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‘Abbott Elementary’ Recap: Season 3, Episode 6

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Abbott Elementary

Willard R. Abbott

Season 3

Episode 6

Editor’s Rating

4 stars

Photo: Gilles Mingasson/Disney

Following a weeklong hiatus, Abbott Elementary snuck in a great new installment on Oscars Sunday before returning to its regular showtime this week. It would have been even more iconic if Bradley Cooper, who is now on the list of star-studded Abbott guest stars, had nabbed the Best Actor award. Still, it’s a sweet cameo nonetheless, and the Oppenheimer jokes are now particularly ironic considering Cillian Murphy’s win. Bradley kicks off the episode as Melissa’s student Khalil’s contribution to show-and-tell. Khalil ran into Bradley before school (Bradley loves the hoagies from the deli across the street from Abbott), and though he didn’t recognize the actor, he figured he had to be famous if so many people were trying to take a picture with him. The rest of Melissa’s class is equally unimpressed — one student asks skeptically, “If you’re famous, are you in Spider-Man?,” though he earned some clout points when he shared that he was in Guardians of the Galaxy — but the teachers bask in the actor’s superstardom.

Cooper isn’t the only special surprise awaiting the Abbott teachers. June Diane Raphael returns as Elizabeth Washington, the district’s chief education officer. You may remember her from last season when, in a manic display of diversity, she bestowed Gregory with the Educator of the Year award. She left such an impression on Greg during her last visit that he describes her as his sleep-paralysis demon when she shows up. Along with Janine and another district employee named Joan, Elizabeth announces that the city will designate Abbott as a historical landmark, as its namesake, Willard R. Abbott, used the building as a bomb shelter. The students are about as interested in the historic designation as they were in Bradley Cooper. It’s not until Ava assures them the plaque ceremony won’t be “old and dusty” because there will be a pre-party with pizza that the students begin to cheer.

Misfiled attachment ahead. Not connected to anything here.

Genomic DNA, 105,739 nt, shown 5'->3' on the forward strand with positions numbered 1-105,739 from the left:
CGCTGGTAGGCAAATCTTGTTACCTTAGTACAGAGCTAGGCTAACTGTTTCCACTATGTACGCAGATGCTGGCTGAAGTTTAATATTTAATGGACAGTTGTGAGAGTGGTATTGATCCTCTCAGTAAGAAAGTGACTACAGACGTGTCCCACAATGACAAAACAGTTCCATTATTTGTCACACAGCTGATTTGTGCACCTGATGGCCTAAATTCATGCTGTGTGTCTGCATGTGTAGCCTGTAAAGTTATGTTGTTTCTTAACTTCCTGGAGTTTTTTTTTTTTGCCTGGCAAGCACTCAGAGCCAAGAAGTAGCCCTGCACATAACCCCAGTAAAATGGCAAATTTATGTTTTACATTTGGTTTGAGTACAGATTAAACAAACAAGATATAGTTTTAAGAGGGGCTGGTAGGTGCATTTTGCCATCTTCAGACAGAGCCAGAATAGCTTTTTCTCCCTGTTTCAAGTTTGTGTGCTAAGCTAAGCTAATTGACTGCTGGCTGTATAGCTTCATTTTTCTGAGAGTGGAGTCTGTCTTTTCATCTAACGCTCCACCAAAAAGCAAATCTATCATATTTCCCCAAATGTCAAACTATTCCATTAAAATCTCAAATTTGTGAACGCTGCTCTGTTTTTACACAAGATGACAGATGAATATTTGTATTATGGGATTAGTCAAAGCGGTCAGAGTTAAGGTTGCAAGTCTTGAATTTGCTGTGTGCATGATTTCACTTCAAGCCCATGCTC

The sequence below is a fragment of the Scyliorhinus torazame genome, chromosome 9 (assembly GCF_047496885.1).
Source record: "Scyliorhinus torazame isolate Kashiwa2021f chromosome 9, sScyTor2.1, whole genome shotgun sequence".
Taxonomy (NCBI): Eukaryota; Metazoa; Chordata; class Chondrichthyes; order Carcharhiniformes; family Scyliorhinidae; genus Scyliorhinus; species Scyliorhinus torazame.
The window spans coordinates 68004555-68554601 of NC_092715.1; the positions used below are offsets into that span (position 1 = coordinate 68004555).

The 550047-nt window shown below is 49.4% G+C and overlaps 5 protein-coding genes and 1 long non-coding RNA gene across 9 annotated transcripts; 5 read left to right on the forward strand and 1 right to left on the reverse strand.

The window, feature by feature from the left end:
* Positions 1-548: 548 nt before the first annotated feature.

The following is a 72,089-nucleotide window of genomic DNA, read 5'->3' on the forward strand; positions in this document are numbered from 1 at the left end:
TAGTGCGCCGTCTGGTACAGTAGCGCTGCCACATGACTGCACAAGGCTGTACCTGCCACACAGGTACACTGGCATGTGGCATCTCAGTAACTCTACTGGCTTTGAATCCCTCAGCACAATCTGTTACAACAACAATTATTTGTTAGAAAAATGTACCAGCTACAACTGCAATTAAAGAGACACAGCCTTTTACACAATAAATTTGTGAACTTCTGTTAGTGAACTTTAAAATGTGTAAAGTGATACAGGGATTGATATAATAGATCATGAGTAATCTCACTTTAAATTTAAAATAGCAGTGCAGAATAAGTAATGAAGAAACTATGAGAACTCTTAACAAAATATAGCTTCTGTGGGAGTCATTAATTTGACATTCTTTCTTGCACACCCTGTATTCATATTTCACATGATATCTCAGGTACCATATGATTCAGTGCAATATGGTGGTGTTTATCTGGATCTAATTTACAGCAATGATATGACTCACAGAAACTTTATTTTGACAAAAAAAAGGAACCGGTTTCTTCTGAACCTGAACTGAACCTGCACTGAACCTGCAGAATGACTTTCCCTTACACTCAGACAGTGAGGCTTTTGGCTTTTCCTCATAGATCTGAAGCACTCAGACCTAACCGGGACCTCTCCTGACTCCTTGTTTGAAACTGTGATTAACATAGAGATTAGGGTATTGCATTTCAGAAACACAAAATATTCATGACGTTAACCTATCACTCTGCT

Like their students, our favorite duo, Melissa and Barbara, are also indifferent to the significance of Abbott becoming a historic landmark, considering it a meaningless accolade. This reaction starkly contrasts with Janine’s; she is practically oozing with excitement. During the pizza-party celebration, Janine beams with pride and Jacob wears an “I <3 Willard R. Abbott” T-shirt. But who exactly even is Willard R. Abbott? We find out that he was a city planner in Philadelphia, but Willard was also a white man with a considerable amount of influence in the 20th century, meaning the probability of him being racist is about the same as the probability that Jacob got in his car and excessively hit his vape after the ceremony. An audience member blurts this fact out during Elizabeth and Janine’s speech before he and several other audience members take their jackets off to reveal shirts hilariously emblazoned with the tongue-in-cheek acronym B.L.A.C.K.S., which stands for “Building Love and Creating Kids Safety.” Jacob quickly zips his jacket to cover his T-shirt before the staff enters crisis mode.